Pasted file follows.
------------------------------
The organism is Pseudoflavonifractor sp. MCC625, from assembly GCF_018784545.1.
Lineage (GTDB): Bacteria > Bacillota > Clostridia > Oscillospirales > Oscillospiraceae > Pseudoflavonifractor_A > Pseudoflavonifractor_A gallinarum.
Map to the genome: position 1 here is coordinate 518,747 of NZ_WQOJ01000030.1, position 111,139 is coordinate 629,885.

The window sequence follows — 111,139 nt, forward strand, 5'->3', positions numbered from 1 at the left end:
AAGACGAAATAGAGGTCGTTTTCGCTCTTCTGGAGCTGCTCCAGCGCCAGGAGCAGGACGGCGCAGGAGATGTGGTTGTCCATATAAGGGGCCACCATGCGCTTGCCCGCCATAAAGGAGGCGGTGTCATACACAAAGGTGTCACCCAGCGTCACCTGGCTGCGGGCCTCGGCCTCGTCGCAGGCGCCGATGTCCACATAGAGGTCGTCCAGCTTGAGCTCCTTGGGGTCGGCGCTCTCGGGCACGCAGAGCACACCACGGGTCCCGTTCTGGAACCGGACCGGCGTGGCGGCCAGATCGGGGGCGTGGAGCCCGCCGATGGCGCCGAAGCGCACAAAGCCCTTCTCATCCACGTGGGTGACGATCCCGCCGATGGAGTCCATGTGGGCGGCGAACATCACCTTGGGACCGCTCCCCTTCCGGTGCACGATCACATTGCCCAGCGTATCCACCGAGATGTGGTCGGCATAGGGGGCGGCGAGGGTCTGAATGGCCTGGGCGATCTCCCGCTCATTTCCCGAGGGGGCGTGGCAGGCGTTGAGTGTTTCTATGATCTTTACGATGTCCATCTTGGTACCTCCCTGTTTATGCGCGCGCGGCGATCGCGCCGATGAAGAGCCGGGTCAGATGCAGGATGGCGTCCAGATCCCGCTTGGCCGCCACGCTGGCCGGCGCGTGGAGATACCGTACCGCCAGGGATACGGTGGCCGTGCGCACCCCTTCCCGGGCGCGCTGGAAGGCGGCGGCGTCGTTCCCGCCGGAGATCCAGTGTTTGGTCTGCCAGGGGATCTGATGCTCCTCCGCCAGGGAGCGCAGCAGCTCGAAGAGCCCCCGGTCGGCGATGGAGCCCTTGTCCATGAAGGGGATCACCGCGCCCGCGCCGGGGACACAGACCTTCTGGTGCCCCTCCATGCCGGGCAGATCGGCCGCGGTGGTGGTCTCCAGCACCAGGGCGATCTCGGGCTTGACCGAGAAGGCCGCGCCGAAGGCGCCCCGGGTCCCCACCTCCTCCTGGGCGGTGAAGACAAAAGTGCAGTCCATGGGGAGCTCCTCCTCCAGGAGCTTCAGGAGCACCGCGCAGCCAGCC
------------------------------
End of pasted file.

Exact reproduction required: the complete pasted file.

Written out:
The organism is Pseudoflavonifractor sp. MCC625, from assembly GCF_018784545.1.
Lineage (GTDB): Bacteria > Bacillota > Clostridia > Oscillospirales > Oscillospiraceae > Pseudoflavonifractor_A > Pseudoflavonifractor_A gallinarum.
Map to the genome: position 1 here is coordinate 518,747 of NZ_WQOJ01000030.1, position 111,139 is coordinate 629,885.

The window sequence follows — 111,139 nt, forward strand, 5'->3', positions numbered from 1 at the left end:
AAGACGAAATAGAGGTCGTTTTCGCTCTTCTGGAGCTGCTCCAGCGCCAGGAGCAGGACGGCGCAGGAGATGTGGTTGTCCATATAAGGGGCCACCATGCGCTTGCCCGCCATAAAGGAGGCGGTGTCATACACAAAGGTGTCACCCAGCGTCACCTGGCTGCGGGCCTCGGCCTCGTCGCAGGCGCCGATGTCCACATAGAGGTCGTCCAGCTTGAGCTCCTTGGGGTCGGCGCTCTCGGGCACGCAGAGCACACCACGGGTCCCGTTCTGGAACCGGACCGGCGTGGCGGCCAGATCGGGGGCGTGGAGCCCGCCGATGGCGCCGAAGCGCACAAAGCCCTTCTCATCCACGTGGGTGACGATCCCGCCGATGGAGTCCATGTGGGCGGCGAACATCACCTTGGGACCGCTCCCCTTCCGGTGCACGATCACATTGCCCAGCGTATCCACCGAGATGTGGTCGGCATAGGGGGCGGCGAGGGTCTGAATGGCCTGGGCGATCTCCCGCTCATTTCCCGAGGGGGCGTGGCAGGCGTTGAGTGTTTCTATGATCTTTACGATGTCCATCTTGGTACCTCCCTGTTTATGCGCGCGCGGCGATCGCGCCGATGAAGAGCCGGGTCAGATGCAGGATGGCGTCCAGATCCCGCTTGGCCGCCACGCTGGCCGGCGCGTGGAGATACCGTACCGCCAGGGATACGGTGGCCGTGCGCACCCCTTCCCGGGCGCGCTGGAAGGCGGCGGCGTCGTTCCCGCCGGAGATCCAGTGTTTGGTCTGCCAGGGGATCTGATGCTCCTCCGCCAGGGAGCGCAGCAGCTCGAAGAGCCCCCGGTCGGCGATGGAGCCCTTGTCCATGAAGGGGATCACCGCGCCCGCGCCGGGGACACAGACCTTCTGGTGCCCCTCCATGCCGGGCAGATCGGCCGCGGTGGTGGTCTCCAGCACCAGGGCGATCTCGGGCTTGACCGAGAAGGCCGCGCCGAAGGCGCCCCGGGTCCCCACCTCCTCCTGGGCGGTGAAGACAAAAGTGCAGTCCATGGGGAGCTCCTCCTCCAGGAGCTTCAGGAGCACCGCGCAGCCAGCC